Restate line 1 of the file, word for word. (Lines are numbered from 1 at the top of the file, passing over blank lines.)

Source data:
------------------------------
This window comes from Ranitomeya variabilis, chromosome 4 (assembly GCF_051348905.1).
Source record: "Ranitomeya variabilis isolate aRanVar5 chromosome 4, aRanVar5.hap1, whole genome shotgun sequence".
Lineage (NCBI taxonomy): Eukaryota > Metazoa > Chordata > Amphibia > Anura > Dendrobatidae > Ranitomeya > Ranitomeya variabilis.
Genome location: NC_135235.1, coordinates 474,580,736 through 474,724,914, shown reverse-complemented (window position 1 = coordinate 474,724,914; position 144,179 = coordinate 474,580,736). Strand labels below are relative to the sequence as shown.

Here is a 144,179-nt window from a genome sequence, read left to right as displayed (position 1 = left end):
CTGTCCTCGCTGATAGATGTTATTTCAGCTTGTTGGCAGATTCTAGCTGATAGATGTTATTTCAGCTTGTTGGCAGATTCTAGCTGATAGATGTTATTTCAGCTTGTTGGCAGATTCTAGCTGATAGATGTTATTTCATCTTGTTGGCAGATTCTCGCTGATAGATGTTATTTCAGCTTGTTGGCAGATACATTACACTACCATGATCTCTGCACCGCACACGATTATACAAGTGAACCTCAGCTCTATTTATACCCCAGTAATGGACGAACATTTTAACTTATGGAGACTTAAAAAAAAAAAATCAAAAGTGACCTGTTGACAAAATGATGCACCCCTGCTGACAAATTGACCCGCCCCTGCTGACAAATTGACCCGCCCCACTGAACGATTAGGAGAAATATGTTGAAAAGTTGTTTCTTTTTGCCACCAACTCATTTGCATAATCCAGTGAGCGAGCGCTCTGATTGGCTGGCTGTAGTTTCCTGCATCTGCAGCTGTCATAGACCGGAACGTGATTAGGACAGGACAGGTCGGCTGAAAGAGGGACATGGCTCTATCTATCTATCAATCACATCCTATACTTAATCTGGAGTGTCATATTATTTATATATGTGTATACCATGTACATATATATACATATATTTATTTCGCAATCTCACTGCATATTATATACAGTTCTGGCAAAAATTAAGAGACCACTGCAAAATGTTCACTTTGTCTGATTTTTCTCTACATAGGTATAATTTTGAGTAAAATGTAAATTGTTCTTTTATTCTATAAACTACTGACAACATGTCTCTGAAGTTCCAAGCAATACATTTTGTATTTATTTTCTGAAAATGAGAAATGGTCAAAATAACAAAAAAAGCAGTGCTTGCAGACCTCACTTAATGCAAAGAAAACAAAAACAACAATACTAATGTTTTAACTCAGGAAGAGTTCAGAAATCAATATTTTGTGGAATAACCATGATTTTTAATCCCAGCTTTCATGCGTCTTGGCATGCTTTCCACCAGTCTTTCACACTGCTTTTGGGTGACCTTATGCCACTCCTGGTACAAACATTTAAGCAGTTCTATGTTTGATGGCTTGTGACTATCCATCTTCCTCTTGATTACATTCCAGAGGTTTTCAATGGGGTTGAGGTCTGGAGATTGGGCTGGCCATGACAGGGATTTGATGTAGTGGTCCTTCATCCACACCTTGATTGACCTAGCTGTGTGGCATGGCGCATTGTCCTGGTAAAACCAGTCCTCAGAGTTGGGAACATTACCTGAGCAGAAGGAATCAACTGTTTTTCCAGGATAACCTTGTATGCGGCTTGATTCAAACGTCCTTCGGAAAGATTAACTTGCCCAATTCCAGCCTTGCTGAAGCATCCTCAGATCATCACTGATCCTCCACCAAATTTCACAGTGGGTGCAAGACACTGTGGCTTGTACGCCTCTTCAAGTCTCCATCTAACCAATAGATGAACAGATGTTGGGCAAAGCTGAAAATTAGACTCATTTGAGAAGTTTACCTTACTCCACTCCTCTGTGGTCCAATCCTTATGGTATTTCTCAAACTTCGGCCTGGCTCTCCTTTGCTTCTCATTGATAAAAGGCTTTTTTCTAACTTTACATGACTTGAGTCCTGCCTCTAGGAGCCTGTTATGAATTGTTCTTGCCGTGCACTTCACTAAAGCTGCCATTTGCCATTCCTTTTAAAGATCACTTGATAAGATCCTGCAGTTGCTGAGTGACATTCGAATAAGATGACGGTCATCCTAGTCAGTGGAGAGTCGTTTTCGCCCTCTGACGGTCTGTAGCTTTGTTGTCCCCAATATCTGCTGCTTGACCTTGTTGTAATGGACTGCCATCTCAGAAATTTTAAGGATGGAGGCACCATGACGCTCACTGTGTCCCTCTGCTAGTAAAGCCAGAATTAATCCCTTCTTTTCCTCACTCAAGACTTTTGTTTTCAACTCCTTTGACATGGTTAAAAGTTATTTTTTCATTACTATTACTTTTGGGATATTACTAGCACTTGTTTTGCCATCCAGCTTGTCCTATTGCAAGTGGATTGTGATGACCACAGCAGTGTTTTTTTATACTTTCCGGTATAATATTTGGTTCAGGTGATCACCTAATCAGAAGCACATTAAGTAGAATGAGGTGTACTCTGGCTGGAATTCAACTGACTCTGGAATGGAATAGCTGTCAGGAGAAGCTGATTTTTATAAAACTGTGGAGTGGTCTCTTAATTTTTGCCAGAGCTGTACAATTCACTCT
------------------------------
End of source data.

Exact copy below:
This window comes from Ranitomeya variabilis, chromosome 4 (assembly GCF_051348905.1).